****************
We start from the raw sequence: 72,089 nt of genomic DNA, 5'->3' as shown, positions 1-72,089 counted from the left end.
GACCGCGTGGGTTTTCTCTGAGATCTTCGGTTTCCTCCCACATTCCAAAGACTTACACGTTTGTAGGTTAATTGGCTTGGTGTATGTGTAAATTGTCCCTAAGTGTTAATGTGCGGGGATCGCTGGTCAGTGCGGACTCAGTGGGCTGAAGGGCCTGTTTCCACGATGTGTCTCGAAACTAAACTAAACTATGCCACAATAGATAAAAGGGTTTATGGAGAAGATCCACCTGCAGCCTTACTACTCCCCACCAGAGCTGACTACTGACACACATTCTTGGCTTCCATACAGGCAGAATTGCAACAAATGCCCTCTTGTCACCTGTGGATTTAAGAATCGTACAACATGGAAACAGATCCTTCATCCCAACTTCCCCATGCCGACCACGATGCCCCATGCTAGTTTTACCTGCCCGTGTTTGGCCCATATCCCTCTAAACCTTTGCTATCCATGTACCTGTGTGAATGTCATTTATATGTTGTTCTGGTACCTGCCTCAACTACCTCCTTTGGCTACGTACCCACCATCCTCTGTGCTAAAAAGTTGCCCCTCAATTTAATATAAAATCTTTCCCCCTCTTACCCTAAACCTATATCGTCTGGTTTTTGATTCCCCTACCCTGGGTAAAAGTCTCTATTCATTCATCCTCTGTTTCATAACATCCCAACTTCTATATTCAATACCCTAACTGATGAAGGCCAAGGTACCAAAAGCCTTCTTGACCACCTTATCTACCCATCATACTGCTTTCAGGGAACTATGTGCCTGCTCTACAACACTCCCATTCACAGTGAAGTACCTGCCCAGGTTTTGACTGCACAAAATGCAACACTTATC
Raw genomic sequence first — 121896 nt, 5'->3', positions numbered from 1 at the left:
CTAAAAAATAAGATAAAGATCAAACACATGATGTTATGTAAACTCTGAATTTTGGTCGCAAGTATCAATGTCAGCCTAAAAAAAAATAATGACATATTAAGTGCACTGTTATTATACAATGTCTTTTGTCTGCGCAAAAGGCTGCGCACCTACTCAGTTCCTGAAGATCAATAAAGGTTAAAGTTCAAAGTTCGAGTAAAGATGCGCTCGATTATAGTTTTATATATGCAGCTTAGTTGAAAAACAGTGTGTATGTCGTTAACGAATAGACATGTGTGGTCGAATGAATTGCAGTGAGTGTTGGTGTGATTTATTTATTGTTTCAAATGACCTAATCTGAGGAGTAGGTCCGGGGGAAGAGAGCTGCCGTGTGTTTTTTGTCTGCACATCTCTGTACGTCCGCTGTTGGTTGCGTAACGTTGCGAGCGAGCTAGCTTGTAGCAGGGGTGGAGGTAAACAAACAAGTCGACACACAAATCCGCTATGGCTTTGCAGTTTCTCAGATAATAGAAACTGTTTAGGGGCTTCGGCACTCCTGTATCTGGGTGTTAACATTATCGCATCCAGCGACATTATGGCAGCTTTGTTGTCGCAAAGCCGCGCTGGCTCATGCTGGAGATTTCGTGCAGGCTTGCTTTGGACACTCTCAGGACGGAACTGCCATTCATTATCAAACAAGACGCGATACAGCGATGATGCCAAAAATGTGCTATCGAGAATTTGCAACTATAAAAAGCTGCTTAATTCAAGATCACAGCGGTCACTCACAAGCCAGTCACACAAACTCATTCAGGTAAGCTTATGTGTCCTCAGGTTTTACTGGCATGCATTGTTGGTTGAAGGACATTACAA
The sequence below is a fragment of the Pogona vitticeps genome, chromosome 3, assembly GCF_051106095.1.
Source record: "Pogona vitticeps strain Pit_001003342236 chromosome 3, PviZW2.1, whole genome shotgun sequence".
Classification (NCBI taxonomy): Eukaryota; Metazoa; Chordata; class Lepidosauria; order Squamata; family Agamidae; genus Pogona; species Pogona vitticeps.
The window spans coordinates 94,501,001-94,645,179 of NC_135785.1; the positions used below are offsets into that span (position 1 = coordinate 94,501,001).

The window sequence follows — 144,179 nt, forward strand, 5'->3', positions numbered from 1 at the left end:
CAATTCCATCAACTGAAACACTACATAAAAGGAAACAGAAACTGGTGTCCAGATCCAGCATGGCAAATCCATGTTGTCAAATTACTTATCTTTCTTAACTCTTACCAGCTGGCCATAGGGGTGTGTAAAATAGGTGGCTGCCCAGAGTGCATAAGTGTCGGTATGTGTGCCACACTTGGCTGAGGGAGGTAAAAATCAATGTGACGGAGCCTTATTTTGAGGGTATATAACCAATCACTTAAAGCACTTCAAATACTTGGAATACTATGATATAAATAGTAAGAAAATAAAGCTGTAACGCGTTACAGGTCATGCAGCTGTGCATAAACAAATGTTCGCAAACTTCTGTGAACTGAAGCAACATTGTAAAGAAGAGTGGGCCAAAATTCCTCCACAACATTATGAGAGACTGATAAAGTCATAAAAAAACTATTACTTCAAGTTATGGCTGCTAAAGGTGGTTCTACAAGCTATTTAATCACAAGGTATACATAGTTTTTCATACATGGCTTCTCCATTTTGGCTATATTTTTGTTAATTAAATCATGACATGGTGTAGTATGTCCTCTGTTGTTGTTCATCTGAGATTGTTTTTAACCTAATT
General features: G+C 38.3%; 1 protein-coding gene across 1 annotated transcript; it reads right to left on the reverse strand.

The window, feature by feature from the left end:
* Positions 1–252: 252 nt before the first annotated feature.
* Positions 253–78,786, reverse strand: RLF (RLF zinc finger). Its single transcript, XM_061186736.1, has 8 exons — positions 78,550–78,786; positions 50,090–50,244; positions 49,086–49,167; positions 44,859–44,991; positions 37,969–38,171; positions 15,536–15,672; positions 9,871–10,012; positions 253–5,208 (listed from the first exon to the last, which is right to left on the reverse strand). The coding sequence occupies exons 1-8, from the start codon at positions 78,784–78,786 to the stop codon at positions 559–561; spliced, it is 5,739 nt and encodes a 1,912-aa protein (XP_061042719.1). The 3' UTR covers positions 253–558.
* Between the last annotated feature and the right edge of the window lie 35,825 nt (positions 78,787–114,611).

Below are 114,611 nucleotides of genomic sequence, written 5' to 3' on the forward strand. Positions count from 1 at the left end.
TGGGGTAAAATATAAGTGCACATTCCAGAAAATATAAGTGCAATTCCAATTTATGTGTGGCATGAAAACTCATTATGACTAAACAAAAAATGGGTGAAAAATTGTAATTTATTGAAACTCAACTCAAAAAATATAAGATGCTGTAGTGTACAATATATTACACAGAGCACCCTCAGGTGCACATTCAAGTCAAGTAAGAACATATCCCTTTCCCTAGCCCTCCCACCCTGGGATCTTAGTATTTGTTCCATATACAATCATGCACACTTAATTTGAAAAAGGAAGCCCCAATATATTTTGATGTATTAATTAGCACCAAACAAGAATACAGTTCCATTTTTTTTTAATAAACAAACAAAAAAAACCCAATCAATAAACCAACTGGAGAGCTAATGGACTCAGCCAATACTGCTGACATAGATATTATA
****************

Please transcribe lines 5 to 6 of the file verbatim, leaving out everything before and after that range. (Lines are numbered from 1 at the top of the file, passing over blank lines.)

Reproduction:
The sequence below is a fragment of the Pogona vitticeps genome, chromosome 3, assembly GCF_051106095.1.
Source record: "Pogona vitticeps strain Pit_001003342236 chromosome 3, PviZW2.1, whole genome shotgun sequence".